Bishop Walton, Carpzov,2 and particularly Le Long, have proaching that of the German Jews. The text is without points, treated at great length on the various editions of the Hebrew except in the first four psalms, which are cluinsily pointed. The Scriptures. These have been divided by De Rossi and others commentary of Rabbi Kimchi is subjoined to each verse of the into Masoretic and Non-Masoretic editions, a distinction, the text in the
rabbinical character, and is much more complete than utility of which is not perceived. In the present section, Dr. were afterwards omitted, as being hostile to Christianity. Prof. Masch's improved edition of Le Long's Bibliotheca Sacra has Jahn states that it is incorrectly printed, and that the matres lectionis been chiefly followed. The various impressions of the Hebrew are introduced or omitted at the pleasure of the editors. Bible may be divided into the four following classes, viz.
2. Biblia Hebraica, cum punctis. Soncino, 1488, folio. (1.) Editiones Principes, or those first printed.
The first edition of the entire Hebrew Bible ever printed. Ji is Editiones Primariæ, or those which have been adopted as at present of such extreme rarity, that only nine or ien copies of the bases of subsequent impressions.
it are known to be in existence. One of these is in the library of (3.) Editions, the text of which is accompanied with Rab- Exeter College, Oxford. At the end of the Pentateuch there is a binical Commentaries.
long Hebrew subscription, indicating the name of the editor (Abra
ham Ben CHAJIM), the place where it was printed, and the date of (4.) Editions, which are furnished with Critical Apparatus. the edition. This very scarce volume consists, according to Masch,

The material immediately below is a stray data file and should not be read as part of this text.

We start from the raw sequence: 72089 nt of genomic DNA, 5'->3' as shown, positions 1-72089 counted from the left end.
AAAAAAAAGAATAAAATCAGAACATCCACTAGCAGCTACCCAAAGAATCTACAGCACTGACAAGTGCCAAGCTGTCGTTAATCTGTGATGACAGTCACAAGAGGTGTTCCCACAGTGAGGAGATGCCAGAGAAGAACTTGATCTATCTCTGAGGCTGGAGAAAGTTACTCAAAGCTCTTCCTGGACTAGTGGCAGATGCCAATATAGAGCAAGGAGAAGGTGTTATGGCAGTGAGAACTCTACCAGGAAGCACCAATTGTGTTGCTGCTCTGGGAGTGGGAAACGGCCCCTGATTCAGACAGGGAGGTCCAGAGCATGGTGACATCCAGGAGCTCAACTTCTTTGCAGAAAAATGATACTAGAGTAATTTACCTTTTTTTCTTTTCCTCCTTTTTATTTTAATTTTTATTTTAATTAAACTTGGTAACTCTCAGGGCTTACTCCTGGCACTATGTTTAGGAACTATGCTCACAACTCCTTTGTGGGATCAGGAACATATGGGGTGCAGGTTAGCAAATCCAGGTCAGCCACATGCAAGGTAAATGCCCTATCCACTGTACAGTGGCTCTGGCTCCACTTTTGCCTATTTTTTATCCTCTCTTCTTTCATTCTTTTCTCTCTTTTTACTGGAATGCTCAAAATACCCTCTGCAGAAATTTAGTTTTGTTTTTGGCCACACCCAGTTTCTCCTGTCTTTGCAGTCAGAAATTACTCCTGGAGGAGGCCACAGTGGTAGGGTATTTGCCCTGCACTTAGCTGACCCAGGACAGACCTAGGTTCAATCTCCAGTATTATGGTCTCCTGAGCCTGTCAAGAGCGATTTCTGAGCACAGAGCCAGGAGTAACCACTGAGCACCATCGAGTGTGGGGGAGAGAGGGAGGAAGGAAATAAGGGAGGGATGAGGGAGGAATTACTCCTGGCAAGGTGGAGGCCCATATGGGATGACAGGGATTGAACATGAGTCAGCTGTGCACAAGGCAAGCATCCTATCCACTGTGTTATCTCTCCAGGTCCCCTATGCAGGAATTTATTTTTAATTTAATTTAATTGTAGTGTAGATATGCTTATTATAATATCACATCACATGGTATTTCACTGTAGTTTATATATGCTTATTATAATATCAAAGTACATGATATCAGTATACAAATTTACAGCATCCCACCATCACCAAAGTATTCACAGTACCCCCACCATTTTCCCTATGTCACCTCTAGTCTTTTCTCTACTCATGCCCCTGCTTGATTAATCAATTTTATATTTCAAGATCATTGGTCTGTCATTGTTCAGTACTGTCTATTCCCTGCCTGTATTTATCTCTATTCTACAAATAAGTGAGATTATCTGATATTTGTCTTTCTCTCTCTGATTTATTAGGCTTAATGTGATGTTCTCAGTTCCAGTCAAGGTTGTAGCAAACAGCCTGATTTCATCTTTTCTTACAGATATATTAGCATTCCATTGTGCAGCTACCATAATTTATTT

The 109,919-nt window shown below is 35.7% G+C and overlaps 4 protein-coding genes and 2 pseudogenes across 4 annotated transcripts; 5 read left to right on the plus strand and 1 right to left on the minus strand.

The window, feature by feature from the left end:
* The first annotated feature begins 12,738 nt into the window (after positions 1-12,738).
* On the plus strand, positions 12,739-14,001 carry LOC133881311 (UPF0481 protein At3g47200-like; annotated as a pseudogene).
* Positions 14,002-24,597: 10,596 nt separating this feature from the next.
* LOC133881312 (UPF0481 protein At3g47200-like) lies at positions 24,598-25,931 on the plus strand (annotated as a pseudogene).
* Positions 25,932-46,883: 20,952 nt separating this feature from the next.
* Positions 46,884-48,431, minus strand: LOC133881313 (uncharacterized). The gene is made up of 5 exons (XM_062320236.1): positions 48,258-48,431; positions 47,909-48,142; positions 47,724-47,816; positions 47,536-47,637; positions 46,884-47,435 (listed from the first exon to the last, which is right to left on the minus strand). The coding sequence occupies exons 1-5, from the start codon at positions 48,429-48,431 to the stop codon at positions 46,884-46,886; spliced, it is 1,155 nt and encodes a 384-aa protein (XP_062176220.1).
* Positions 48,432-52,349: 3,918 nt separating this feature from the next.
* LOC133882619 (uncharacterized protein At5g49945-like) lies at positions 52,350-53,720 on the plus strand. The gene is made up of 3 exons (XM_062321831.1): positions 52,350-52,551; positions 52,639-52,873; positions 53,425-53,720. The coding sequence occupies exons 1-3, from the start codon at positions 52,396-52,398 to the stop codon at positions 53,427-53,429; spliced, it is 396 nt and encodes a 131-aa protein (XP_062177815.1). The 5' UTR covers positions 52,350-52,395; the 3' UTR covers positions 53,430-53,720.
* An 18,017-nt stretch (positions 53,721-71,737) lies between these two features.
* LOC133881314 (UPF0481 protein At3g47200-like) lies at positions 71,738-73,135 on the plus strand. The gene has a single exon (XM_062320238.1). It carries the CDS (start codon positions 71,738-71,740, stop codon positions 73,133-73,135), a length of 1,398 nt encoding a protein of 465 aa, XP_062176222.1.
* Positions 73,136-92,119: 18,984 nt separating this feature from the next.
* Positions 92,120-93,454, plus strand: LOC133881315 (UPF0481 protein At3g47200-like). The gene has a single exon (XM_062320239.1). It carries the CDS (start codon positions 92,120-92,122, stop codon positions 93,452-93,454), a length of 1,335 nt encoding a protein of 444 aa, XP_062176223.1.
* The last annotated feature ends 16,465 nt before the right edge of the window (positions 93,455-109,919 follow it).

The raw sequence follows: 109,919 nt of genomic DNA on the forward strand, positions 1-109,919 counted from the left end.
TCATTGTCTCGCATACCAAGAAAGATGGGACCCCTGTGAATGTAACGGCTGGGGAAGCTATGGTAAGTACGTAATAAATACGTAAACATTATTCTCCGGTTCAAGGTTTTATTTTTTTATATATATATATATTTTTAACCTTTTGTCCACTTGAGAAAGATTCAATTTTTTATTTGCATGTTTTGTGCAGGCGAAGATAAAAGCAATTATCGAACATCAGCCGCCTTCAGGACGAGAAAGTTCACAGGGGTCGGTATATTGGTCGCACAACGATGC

of 373 (but Brunet says 380) folios, printed with points and accents,
and also with signatures and catchwords. The initial letters of § 1. EDITIONES Principes.
each book are larger than the others, and are ornamented. Dr. 1. Psalterium Hebraicum, cum commentario Kinchi. Anno Kennicott states, that there are not fewer than twelve thousand 237 (1477). 4to.
verbal differences between this edition and that of Van der Hooght; The first printed Hebrew book. It is of extreme rarity, and is his assertion is questioned by Masch. The researches of biblical printed' (probably at Bologna) with a square Hebrew type, ap- used for this Hebrew Bible. It is, however, acknowledged that 1 Prolegoin. cap. iv. De Biblioruin Elitionibus præcipuis.
these two very ancient editions are equal in value to manuscripts. · Critica Sacra, pars i. cap. 9. pp. 387-43.
3 Bibliotheca Sacra, post. Jacobi Le Long et C. F. Boerneri iteratas $2. EDITIONES PRIMARIÆ, OR THOSE WHICH HAVE BEES curas ordine disposita, emendata suppleta, continuata ab Andrea Gottlieb Masch. Halæ, 410. 1778_85–90. 4 vols. with Supplernent. The account
ADOPTED AS THE BASES OF SUBSEQUENT IMPRESSIOxs. of Hebrew editions is in the first volune, pp. 1--186. 331-424. De Bure's Bibiliographic Instructive, tom. I. (Paris 1763), and Brunet's Manuel
1. Biblia Hebraica, 8vo. Brixiæ, 1494. da libraire, et de l'Amateur de Livres, (1 vols. 8vo. Paris 1820, 3d edit.) This edition was conducted by Gerson, the son of Rabbi Moses. bave also been consulled occasionally.
It is also of extreme rarity, and is printed in long lines, except part
of the Psalms, which is in two columns. The identical copy of scarce. Jablonski published another edition of the Hebrew Bible this edition, from which Luther made his German translation, is in 1712 at Berlin, without points, in large 12mo ; and subjoined to said to be preserved in the Royal Library at Berlin. This edition it Leusden’s Catalogue of 2294 select verses, containing all the was the basis of, 1. The llebrew Text of the Complutensian Poly- words occurring in the Old Testament. There is also a Berlin glott; 2. Bomberg's first Rabbinical Bible, Venice, 1518, in 4 vols. edition of the Hebrew Bible without points, in 1711, 24mo., from folio ; 3. Daniel Bomberg's 410. Hebrew Bible, Venice, 1518; 4. the press of Jablonski, who has prefixed a short preface. It was His second Hebrew Bible, 410. Venice, 1521 ; and, 5. Sebastian begun under the editorial care of S. G. Starcke, and finished, on Munster's Hebrew Bible, Basil, 1536, in 2 vols. 4to.
his death, by Jablonski. Masch pronounces it to be both useless
and worthless. 2. Another primary edition is the Biblia Hebraica Bombergiana II. folio, Venice, 1525, 1526, folio.